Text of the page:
So here’s something that it set off in my mind – when is it ok to modify things for someones request?

    The spicyness example makes me wonder…. I know a fair amount about food, but very little about the restaurant business. But I know I’d be more then a bit annoyed if my favorite Indian restaurant ( if you’re curious) served all the food very spicy rather then asking what level of spice I wanted.

    As I write this, it occurs to me that by asking they at least suggest that it’s part of what they *want* to do for their people, rather then something that’s killing them inside – so that seems to suggest that it would be ok, good even.


    at least I know what I want for dinner now. off to Indian food.


    1. Hello there Angel and thank you!

      How could I not be excited to have someone on board who talks about gratitude… and even uses the word “joy” to explain it? ๐Ÿ™‚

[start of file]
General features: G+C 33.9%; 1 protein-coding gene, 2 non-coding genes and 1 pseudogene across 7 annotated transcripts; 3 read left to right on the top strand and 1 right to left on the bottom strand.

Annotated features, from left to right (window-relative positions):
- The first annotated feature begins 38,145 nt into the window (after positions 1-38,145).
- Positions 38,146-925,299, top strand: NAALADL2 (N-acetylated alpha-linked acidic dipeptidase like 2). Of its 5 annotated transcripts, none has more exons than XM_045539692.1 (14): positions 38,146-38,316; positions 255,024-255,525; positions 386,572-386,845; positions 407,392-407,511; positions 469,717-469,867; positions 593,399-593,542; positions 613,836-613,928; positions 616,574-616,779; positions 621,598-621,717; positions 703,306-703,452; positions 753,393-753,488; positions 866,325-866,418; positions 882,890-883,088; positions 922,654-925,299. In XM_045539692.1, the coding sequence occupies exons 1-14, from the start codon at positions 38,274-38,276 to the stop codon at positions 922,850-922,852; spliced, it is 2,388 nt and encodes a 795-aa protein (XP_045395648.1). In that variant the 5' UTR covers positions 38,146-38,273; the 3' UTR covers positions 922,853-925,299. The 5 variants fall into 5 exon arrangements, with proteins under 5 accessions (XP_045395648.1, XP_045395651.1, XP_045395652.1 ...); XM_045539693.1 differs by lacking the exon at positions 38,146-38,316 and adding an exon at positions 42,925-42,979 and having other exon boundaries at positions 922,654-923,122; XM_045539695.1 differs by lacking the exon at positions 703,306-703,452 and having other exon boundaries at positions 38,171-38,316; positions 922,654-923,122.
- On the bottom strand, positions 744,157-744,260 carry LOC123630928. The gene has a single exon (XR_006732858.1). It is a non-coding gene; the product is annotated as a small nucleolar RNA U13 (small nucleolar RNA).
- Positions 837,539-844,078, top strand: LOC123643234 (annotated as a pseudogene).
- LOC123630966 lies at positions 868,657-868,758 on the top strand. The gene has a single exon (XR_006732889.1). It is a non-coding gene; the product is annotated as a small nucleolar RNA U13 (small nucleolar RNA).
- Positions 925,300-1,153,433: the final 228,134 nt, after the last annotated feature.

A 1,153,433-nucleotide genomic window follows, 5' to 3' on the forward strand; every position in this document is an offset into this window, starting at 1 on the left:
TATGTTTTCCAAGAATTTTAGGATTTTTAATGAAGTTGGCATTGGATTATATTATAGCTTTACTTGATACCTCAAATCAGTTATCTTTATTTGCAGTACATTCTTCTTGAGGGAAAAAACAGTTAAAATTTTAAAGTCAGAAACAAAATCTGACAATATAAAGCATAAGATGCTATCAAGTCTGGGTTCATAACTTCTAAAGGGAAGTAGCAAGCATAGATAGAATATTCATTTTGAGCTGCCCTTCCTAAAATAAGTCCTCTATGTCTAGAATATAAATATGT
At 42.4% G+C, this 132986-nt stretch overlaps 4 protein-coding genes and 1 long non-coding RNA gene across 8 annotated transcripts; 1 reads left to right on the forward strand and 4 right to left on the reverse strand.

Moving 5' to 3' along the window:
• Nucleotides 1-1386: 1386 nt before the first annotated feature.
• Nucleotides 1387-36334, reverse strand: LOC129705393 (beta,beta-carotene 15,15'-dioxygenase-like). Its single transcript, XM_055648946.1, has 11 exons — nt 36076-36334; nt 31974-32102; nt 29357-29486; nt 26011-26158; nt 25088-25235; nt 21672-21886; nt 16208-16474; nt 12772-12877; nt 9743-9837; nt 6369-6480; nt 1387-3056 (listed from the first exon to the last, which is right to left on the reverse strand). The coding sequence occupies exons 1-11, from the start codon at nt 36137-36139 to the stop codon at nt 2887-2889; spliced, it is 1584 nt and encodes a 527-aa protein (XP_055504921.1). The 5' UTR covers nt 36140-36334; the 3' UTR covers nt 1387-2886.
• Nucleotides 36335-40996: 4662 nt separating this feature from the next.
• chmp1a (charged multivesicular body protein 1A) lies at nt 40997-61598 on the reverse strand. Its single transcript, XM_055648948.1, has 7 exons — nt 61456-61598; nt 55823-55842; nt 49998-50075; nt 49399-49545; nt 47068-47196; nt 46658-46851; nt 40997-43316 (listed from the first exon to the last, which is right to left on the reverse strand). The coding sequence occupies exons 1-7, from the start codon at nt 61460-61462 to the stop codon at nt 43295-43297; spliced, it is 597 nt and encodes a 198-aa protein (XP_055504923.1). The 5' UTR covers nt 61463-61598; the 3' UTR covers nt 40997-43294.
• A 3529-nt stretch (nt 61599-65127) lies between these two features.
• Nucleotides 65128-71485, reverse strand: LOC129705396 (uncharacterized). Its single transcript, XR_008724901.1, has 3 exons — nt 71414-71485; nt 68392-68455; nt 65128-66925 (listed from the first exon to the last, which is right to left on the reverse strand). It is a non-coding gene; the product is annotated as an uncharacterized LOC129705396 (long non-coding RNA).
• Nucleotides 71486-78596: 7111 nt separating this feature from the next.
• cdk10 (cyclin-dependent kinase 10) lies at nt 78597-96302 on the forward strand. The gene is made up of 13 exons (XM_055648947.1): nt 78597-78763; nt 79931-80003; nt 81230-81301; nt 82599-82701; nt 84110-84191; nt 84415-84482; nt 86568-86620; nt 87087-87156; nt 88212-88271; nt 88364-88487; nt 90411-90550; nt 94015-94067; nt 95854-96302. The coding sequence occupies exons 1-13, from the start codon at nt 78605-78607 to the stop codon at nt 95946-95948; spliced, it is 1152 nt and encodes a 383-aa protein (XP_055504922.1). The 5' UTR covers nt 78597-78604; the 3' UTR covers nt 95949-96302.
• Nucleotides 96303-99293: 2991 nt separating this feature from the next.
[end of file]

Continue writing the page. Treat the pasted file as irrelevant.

3. I’ve had people tell me that I’d lose business because I’m so personal & heartfelt on my blog. But I’ve also connected to some awesome people who appreciate my thoughts & beliefs, and I’m all the better for it. ๐Ÿ˜€

  4. For some reason the phrase “just to browse her jacquards” is making me smile. Must be the end of a long day.

    A good day, though, in which I wrote for my Bestest People: the ones who realise that if it matters you have to work at it, and love it that I get that.

  5. this post really resonated with me and i shared with the mums on my blog/fb page – build a little biz – and i have had many of them tell me they loved this.
    am loving your posts so far on this new blog! i have signed up for the newsletter and can’t wait to see what comes next =)

  6. Of course I LOVE a story about spending our time and effort digging our heels in deeper to “this is me!” rather than exhausting the energy we have for the digging by by zigging this way and that. As you so wonderfully said in your inimitable style, to what end?

    Your post would also be a great “Read This First!” on every dating site!

  7. U kicksass. I am soo tired from pre-dawn warfare I could scream. Thanks for reminding me what’s important.